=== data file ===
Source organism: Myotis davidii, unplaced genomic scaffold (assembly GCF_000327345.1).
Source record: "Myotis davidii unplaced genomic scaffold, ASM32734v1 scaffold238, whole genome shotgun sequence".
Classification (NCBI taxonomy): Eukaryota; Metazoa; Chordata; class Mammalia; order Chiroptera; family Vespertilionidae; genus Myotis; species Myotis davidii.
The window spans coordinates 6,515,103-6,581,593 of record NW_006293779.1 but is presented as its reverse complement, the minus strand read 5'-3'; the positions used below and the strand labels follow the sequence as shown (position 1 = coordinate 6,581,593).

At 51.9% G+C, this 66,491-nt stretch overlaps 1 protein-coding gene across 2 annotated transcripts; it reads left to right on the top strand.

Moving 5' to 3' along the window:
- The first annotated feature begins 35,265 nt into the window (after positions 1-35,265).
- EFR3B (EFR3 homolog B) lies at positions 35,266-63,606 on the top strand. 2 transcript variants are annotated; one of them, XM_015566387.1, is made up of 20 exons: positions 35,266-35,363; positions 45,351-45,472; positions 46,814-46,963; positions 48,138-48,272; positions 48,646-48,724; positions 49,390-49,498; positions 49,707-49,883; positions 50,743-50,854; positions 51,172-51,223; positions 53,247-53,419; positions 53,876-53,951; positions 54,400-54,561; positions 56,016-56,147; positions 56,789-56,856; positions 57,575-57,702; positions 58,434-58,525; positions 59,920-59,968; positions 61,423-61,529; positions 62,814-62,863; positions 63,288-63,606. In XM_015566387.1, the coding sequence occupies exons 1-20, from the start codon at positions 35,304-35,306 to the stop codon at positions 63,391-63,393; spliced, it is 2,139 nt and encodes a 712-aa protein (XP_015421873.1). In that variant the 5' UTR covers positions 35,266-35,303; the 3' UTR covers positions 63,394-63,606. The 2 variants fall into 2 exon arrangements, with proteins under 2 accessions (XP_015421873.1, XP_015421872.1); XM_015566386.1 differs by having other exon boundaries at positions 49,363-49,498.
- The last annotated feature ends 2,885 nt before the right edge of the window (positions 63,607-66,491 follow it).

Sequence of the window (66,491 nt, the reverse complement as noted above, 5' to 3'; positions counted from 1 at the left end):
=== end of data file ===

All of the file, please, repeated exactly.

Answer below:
Source organism: Myotis davidii, unplaced genomic scaffold (assembly GCF_000327345.1).
Source record: "Myotis davidii unplaced genomic scaffold, ASM32734v1 scaffold238, whole genome shotgun sequence".
Classification (NCBI taxonomy): Eukaryota; Metazoa; Chordata; class Mammalia; order Chiroptera; family Vespertilionidae; genus Myotis; species Myotis davidii.
The window spans coordinates 6,515,103-6,581,593 of record NW_006293779.1 but is presented as its reverse complement, the minus strand read 5'-3'; the positions used below and the strand labels follow the sequence as shown (position 1 = coordinate 6,581,593).

At 51.9% G+C, this 66,491-nt stretch overlaps 1 protein-coding gene across 2 annotated transcripts; it reads left to right on the top strand.

Moving 5' to 3' along the window:
- The first annotated feature begins 35,265 nt into the window (after positions 1-35,265).
- EFR3B (EFR3 homolog B) lies at positions 35,266-63,606 on the top strand. 2 transcript variants are annotated; one of them, XM_015566387.1, is made up of 20 exons: positions 35,266-35,363; positions 45,351-45,472; positions 46,814-46,963; positions 48,138-48,272; positions 48,646-48,724; positions 49,390-49,498; positions 49,707-49,883; positions 50,743-50,854; positions 51,172-51,223; positions 53,247-53,419; positions 53,876-53,951; positions 54,400-54,561; positions 56,016-56,147; positions 56,789-56,856; positions 57,575-57,702; positions 58,434-58,525; positions 59,920-59,968; positions 61,423-61,529; positions 62,814-62,863; positions 63,288-63,606. In XM_015566387.1, the coding sequence occupies exons 1-20, from the start codon at positions 35,304-35,306 to the stop codon at positions 63,391-63,393; spliced, it is 2,139 nt and encodes a 712-aa protein (XP_015421873.1). In that variant the 5' UTR covers positions 35,266-35,303; the 3' UTR covers positions 63,394-63,606. The 2 variants fall into 2 exon arrangements, with proteins under 2 accessions (XP_015421873.1, XP_015421872.1); XM_015566386.1 differs by having other exon boundaries at positions 49,363-49,498.
- The last annotated feature ends 2,885 nt before the right edge of the window (positions 63,607-66,491 follow it).

Sequence of the window (66,491 nt, the reverse complement as noted above, 5' to 3'; positions counted from 1 at the left end):